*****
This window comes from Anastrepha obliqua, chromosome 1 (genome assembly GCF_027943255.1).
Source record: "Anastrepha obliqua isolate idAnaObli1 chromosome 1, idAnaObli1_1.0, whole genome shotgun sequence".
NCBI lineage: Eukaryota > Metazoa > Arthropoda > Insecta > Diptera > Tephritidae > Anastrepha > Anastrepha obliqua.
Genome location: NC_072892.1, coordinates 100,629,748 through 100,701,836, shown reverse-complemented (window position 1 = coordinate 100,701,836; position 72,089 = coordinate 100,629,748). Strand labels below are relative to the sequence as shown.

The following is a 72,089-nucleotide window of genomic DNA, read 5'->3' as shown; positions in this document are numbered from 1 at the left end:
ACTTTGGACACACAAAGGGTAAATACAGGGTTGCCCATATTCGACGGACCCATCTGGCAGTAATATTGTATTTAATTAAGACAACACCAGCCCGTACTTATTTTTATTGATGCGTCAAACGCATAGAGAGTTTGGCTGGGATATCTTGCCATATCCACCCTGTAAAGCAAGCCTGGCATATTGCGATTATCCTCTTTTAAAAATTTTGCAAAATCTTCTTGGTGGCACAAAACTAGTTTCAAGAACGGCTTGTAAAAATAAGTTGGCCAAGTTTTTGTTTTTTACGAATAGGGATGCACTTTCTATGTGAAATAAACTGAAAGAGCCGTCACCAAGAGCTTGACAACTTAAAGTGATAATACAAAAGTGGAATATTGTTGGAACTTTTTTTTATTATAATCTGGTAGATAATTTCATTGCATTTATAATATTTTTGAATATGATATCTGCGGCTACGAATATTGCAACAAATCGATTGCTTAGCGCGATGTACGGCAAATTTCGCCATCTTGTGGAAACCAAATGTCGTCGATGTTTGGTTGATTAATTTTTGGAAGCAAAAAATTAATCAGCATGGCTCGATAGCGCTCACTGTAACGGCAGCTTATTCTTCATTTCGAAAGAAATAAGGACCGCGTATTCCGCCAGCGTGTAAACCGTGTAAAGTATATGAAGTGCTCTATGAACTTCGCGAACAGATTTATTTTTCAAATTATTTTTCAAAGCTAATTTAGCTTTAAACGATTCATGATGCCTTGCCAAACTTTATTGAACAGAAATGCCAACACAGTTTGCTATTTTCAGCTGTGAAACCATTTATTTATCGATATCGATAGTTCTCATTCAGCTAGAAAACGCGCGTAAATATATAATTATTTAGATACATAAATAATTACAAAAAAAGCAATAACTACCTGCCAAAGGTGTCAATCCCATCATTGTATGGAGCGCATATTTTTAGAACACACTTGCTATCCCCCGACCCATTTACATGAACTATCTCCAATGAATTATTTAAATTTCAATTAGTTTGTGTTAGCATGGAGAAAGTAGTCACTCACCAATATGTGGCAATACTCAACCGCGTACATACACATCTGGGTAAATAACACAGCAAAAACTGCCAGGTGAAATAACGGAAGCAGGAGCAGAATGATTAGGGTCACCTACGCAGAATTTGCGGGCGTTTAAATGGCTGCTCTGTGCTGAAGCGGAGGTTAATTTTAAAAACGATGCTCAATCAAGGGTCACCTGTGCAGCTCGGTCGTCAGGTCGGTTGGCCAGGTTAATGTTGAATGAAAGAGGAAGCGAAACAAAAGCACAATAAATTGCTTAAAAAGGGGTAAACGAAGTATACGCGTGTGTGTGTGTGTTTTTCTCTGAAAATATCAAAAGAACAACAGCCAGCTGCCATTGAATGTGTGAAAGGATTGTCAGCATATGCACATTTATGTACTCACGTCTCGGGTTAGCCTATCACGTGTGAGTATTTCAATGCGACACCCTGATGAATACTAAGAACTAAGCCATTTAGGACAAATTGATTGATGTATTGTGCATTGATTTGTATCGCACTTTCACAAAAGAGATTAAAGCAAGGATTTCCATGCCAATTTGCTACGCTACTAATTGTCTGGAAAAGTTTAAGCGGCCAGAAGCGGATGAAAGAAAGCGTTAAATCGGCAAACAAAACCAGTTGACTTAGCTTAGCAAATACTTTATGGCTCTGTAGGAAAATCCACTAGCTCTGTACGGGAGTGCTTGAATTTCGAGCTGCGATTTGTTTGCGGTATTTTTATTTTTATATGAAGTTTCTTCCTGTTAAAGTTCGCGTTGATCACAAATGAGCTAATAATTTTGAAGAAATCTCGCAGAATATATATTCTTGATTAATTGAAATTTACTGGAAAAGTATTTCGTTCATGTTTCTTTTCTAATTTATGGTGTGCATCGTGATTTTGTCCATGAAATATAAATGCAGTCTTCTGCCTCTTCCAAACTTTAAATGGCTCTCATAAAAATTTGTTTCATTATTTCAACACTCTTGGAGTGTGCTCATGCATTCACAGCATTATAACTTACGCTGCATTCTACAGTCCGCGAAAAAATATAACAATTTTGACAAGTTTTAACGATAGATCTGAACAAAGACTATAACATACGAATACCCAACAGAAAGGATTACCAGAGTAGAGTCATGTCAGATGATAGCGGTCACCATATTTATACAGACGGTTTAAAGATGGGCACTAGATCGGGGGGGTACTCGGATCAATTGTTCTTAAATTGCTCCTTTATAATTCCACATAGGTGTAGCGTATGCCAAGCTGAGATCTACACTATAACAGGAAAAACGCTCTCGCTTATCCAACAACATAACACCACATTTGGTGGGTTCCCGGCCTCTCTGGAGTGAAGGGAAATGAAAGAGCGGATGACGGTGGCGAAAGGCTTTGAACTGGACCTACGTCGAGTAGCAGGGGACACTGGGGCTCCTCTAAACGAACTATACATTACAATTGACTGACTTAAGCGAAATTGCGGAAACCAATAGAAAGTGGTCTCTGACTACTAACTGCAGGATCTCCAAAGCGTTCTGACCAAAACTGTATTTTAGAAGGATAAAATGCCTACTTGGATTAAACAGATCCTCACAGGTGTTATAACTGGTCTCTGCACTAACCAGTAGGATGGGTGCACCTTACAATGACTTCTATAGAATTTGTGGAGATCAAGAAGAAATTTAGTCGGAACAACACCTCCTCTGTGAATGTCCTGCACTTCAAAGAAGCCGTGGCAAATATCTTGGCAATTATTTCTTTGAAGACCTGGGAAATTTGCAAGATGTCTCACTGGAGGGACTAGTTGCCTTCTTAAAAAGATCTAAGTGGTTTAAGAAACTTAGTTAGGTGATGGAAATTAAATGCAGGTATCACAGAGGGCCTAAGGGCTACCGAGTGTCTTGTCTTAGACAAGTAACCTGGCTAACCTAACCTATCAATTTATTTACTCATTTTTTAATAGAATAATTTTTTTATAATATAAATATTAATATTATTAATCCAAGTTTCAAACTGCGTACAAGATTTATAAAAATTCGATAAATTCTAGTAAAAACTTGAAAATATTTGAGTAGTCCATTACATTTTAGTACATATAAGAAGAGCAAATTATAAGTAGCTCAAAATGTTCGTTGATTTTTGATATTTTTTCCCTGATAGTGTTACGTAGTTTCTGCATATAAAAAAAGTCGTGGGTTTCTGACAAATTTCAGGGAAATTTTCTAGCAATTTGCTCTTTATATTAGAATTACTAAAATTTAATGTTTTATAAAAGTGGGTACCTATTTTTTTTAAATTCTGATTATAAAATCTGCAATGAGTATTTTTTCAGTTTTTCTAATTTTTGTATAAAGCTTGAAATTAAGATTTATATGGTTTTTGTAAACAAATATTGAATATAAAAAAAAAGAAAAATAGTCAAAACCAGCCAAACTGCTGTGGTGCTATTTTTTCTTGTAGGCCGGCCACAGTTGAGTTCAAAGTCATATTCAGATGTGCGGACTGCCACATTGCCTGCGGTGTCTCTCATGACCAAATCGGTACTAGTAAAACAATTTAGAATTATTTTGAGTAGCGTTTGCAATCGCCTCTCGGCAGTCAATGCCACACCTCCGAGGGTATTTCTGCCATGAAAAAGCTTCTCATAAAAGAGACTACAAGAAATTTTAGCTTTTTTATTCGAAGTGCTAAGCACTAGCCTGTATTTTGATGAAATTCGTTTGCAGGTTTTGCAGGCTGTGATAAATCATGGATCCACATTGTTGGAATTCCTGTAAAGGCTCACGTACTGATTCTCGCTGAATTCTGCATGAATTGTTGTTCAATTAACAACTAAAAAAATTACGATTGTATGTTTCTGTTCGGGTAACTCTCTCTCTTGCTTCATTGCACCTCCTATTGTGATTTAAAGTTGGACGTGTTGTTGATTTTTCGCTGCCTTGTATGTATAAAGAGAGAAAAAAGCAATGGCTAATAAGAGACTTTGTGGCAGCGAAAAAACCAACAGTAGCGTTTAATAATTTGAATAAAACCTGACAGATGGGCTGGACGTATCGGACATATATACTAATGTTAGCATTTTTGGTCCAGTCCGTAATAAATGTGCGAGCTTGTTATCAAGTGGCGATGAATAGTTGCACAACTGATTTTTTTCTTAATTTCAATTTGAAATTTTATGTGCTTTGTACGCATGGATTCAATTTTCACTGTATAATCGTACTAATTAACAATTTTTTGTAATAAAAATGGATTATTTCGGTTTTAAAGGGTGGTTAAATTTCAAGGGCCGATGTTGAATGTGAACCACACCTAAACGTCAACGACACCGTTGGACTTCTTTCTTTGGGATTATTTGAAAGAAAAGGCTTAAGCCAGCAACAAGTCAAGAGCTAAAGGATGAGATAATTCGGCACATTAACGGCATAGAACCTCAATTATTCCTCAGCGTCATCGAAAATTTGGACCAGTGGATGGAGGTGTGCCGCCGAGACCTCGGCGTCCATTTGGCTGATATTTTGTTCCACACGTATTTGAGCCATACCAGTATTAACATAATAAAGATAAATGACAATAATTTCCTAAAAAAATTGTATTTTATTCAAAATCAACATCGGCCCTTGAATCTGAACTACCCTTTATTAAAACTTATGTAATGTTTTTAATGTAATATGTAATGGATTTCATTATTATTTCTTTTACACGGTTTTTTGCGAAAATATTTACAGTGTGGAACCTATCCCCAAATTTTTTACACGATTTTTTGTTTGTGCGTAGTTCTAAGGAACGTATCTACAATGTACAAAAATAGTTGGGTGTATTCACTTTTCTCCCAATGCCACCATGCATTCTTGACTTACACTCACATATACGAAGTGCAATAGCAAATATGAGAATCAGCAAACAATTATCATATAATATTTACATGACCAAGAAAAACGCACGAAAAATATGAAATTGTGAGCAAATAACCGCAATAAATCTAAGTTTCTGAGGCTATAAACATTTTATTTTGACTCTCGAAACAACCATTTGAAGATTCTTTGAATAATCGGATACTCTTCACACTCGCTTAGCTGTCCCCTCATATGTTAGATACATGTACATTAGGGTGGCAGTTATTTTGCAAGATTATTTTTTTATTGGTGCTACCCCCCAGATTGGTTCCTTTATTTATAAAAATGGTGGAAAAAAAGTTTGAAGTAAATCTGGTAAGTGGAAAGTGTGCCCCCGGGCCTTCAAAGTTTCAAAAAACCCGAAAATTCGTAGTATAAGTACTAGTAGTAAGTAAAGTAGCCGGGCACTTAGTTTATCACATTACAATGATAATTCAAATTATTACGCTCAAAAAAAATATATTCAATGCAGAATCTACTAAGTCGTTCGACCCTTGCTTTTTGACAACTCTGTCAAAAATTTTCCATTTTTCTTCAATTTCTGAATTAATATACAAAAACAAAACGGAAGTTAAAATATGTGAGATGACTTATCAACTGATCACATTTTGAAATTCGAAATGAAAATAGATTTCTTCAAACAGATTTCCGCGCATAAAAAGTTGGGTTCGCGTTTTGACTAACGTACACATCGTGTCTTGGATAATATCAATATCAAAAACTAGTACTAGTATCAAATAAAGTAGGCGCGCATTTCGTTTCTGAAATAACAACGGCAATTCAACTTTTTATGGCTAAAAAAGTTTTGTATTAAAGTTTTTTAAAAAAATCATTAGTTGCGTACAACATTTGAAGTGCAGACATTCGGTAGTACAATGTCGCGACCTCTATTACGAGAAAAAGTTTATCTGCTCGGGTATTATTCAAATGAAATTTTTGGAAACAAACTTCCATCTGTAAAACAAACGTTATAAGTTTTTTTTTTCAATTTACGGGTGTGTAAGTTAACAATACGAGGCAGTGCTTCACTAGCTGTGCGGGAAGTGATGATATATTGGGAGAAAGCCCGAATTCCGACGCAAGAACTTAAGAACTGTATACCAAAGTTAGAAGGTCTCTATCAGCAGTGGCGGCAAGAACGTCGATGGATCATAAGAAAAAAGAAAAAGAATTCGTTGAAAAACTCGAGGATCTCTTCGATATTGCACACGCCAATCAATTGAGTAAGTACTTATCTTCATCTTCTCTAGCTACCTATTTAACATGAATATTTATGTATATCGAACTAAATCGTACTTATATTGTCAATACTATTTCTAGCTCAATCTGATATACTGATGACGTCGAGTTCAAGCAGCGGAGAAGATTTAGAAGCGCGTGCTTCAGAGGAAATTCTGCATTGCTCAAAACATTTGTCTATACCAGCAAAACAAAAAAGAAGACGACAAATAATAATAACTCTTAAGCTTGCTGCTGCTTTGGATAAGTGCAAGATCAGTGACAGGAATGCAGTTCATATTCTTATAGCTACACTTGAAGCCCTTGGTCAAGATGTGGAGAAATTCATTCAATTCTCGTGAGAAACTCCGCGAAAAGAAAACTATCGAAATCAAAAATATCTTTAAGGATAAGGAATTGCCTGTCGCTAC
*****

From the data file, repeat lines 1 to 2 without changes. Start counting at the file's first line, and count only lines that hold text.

This window comes from Anastrepha obliqua, chromosome 1 (genome assembly GCF_027943255.1).
Source record: "Anastrepha obliqua isolate idAnaObli1 chromosome 1, idAnaObli1_1.0, whole genome shotgun sequence".